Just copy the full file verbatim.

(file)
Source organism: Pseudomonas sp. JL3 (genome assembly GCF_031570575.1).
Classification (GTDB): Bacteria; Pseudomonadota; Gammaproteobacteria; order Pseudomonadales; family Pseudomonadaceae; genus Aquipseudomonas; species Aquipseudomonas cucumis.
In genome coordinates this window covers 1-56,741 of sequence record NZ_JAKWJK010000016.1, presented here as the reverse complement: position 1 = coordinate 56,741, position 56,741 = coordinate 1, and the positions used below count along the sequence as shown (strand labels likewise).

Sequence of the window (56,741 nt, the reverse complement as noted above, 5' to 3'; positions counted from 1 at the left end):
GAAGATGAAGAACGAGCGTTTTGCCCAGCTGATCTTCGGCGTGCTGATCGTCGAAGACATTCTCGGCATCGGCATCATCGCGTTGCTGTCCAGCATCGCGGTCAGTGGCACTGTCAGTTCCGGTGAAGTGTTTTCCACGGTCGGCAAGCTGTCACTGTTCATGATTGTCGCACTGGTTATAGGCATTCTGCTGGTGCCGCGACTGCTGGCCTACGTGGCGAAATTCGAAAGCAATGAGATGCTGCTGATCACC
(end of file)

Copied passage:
Source organism: Pseudomonas sp. JL3 (genome assembly GCF_031570575.1).
Classification (GTDB): Bacteria; Pseudomonadota; Gammaproteobacteria; order Pseudomonadales; family Pseudomonadaceae; genus Aquipseudomonas; species Aquipseudomonas cucumis.
In genome coordinates this window covers 1-56,741 of sequence record NZ_JAKWJK010000016.1, presented here as the reverse complement: position 1 = coordinate 56,741, position 56,741 = coordinate 1, and the positions used below count along the sequence as shown (strand labels likewise).

Sequence of the window (56,741 nt, the reverse complement as noted above, 5' to 3'; positions counted from 1 at the left end):
GAAGATGAAGAACGAGCGTTTTGCCCAGCTGATCTTCGGCGTGCTGATCGTCGAAGACATTCTCGGCATCGGCATCATCGCGTTGCTGTCCAGCATCGCGGTCAGTGGCACTGTCAGTTCCGGTGAAGTGTTTTCCACGGTCGGCAAGCTGTCACTGTTCATGATTGTCGCACTGGTTATAGGCATTCTGCTGGTGCCGCGACTGCTGGCCTACGTGGCGAAATTCGAAAGCAATGAGATGCTGCTGATCACC